The ongoing drought has brought trying times for area trees, parched with thirst and, subsequently, made weaker when facing insect pests and other foes.
Just as older people are more susceptible to health problems, so are trees, particularly those of the pine and oak variety, according to local arborists.
Spiewak said he isn’t surprised to see pines dying this time of year, and he has inspected several oak trees that were attacked by beetles or other pests because they’re more vulnerable without water.
“They especially need water, and the drought has affected them,” he said of pines. “Like all trees, if they get stressed with drought, they become more susceptible.
"Even under normal conditions, they still get infested with beetles and often die. During the drought is a particularly stressful time.”
Spiewak noted that several types of pines grow locally — Aleppo, Monterey, Canary Island and stone — with some more resilient than others.
Santa Barbara city arborist Tim Downey said his staff is working to identify where the Parks & Recreation Department should focus irrigation efforts and where to reduce watering, which could affect some of the estimated 50,000 trees the city maintains.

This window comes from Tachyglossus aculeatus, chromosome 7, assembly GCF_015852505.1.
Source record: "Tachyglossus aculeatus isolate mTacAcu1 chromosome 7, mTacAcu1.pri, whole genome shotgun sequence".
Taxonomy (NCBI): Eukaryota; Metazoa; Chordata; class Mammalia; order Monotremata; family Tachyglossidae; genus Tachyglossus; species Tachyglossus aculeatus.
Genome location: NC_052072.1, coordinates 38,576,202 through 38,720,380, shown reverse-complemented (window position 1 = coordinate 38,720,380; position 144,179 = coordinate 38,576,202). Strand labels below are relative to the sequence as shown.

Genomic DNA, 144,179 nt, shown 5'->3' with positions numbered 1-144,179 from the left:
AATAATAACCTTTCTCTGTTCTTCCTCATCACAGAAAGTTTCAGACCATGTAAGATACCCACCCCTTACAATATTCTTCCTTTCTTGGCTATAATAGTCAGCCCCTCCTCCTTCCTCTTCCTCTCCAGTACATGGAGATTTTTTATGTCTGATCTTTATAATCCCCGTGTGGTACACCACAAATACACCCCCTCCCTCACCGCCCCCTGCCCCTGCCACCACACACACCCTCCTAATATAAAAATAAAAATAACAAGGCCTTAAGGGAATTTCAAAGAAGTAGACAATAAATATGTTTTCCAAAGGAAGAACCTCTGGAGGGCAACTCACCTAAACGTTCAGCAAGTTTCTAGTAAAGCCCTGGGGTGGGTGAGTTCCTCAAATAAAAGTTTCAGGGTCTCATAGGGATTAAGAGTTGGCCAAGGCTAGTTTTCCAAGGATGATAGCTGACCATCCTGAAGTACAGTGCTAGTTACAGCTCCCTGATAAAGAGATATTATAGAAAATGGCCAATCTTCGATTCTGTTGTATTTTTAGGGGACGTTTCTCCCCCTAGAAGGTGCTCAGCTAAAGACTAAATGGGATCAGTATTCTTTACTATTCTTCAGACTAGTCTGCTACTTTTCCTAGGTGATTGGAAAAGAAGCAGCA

The re-evaluation of resources was prompted by the Santa Barbara City Council’s declaration of drought last month, asking residents to reduce water use by 20 percent.
All parks and younger trees are watered when the city isn’t dealing with drought, Downey said.
“Trees need water to survive,” he said. “If they don’t get it in amounts sufficient to sustain their size, then they suffer from that.”
Downey said locals need to make their own decisions about how to use a dwindling water supply.
Spiewak recommended residents with trees on their property target the roots when watering for efficiency.
“The problem is that people get so concerned with the drought and conserving water and won’t water trees,” Spiewak said. “All trees are struggling in this weather. I think that the public doesn’t really understand the amount of water we get for every inch of rain on their property.”
He guessed that locals wouldn’t see the true impact of the drought on trees for some time.